-- has taken steps that have -- that is weakening the rule-based system we have -- our prosperity is tied to this -- fightd we and by me week, i mean the united states and our closest partners must , come together to prevent russia from succeeding in weakening that order. this means better understanding and educating our public about how russia is challenging this order. this means reaffirming our commitment to the rules and institutions that have long undergirded this order, as well as developing new tools to counter the tactics russia is using to undermine us. this means addressing the vulnerabilities within our democracy that russia's attacks have exposed and exacerbated. to do this, we cannot let russia
divide us. if we confront this threat together, we will adapt and showings in the order in which our interests depend. terms like "international order" can seem quite abstract. let me be concrete about what is threatened by russia's actions. the order enshrined in the u.n. charter in the aftermath of the second world war was built on the understanding that all of our nations would be more secure if we bound ourselves to a set of rules. this included the rules that the borders between sovereign states should be respected. that even in times of war, some weapons and some tactics should never be used. that while forms of government might vary from one nation to another, certain human rights were inalienable and were
necessary to check state power. and the nations that break these rules should be held accountable. now, as we all know, a lot has changed in the seven decades since the order was created. when the united nations was founded, there were just 51 member states. a fraction of today's 193. some great, contemporary powers were not yet independent nations. and many countries that did exist did not have a say, much less an equal voice, in developing its rules. in addition, some of the threats we face today, such as violent terrorist groups and cyber attacks would have been unimaginable to the architects of that system. so there are many reasons why the rules-based order conceived in 1945 is not perfectly tailored to the challenges that we, as an international
community, face in 2017. and it is reasonable to think that we need to update those rules with more voices at the table, some of which we will not agree with. yet evolve as the system may, the vast majority of countries today recognize we all benefit from having rules of the road that constrain certain kinds of behavior to enhance our shared security. rules that must not be rewritten by force. i also acknowledge that there are times when actions the united states takes in the interest of defending our security and that of our allies can be seen by other nations as offensive moves that threaten their security. we need to be alert to this, which is why dialogue is so very important. and some may argue, not unreasonably, that our government has not always lived up to the rules that we invoke.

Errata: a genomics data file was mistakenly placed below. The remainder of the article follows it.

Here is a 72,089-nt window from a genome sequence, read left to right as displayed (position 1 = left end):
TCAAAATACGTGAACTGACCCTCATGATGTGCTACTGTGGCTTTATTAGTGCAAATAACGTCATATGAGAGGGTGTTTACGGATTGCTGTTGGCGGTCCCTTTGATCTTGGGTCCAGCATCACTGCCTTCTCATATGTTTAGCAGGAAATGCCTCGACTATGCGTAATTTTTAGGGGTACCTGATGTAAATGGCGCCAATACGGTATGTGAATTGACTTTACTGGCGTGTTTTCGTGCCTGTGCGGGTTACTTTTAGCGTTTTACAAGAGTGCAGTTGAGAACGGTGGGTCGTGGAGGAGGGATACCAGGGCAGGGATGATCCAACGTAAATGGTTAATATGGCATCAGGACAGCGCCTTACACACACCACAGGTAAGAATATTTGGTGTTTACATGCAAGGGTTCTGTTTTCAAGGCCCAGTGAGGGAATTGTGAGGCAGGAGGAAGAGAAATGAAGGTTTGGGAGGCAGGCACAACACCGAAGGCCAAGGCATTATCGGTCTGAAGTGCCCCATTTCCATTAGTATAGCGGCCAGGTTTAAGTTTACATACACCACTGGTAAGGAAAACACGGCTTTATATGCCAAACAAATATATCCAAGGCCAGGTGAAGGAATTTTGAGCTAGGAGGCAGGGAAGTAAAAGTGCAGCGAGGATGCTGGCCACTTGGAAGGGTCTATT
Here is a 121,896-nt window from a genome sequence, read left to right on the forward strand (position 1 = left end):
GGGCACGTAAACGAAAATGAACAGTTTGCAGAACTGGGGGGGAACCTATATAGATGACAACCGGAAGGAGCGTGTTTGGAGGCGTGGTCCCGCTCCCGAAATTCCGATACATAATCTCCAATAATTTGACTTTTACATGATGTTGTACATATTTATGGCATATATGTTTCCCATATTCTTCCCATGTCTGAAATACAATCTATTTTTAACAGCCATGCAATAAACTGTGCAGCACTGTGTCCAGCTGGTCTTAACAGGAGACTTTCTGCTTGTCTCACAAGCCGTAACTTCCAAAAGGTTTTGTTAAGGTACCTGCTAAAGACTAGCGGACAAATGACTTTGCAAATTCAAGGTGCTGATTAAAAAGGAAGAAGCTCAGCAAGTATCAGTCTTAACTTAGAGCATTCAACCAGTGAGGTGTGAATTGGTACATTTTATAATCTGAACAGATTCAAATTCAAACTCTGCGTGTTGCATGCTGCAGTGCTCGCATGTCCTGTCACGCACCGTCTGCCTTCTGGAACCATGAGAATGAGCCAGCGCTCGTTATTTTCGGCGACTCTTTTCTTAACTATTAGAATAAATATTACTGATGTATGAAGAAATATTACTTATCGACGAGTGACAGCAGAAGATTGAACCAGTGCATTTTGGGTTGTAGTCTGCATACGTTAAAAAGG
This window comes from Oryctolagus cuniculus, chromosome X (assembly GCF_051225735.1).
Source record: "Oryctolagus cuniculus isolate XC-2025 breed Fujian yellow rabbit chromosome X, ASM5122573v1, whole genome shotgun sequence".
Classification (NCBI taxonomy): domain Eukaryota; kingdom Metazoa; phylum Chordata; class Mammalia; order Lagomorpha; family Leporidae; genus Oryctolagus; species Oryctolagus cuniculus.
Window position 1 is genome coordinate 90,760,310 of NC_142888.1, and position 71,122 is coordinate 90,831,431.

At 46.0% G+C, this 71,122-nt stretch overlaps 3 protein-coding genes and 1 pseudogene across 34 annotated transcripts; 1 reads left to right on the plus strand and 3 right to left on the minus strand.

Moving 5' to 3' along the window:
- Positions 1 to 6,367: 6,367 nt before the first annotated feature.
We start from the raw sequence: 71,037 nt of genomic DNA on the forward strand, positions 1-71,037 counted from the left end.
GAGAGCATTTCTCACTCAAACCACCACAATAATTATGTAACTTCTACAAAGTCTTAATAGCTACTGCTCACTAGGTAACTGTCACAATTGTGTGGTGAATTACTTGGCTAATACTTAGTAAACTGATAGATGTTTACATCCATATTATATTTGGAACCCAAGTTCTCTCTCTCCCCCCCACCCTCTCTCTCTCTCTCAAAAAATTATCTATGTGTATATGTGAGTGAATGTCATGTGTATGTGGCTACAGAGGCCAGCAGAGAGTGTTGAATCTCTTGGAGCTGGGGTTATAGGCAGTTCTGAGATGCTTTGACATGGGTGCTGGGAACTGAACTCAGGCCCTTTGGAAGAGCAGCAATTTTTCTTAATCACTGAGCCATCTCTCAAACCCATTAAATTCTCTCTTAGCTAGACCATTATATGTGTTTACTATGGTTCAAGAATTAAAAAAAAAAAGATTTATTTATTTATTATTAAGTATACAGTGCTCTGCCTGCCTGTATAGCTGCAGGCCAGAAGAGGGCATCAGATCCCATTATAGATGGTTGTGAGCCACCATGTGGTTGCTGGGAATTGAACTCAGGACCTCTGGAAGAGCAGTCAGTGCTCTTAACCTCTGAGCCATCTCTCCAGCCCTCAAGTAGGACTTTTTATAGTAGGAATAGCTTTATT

as president obama made clear when he entered office, while the united states strives to lead by example, there are still times we have fallen short. yet under president obama's leadership, we have shown our commitment to investing in and abiding by the rules in international order. the same cannot be said for the russian government today. for years, we have seen russia take one destabilizing action after another. we saw it not long after mass -- we saw it in march, 2014, not long after mass peaceful protest in ukraine saw them take action to become closer to western europe. when russia dispatched its soldiers to crimea. the little green men, as russia denied any-- russia
ties to them, rammed into ukraine like a barrel of a gun, which putin used to justify his sham in crimea. we saw it months later, in where russiane, armed, trained and fought alongside separatists. again russia denied any role in , the conflict it manufactured. we saw it also in russia's support for bashar al-assad's brutal war in syria. support it maintained even as the assad regime kept food and medicine from civilians in occupied areas. civilians who were so desperate, that they resorted to eating leave. even as photographs emerged of countless prisoners tortured to death in assad's prisons, their bodies tagged with serial numbers. even as the assad regime used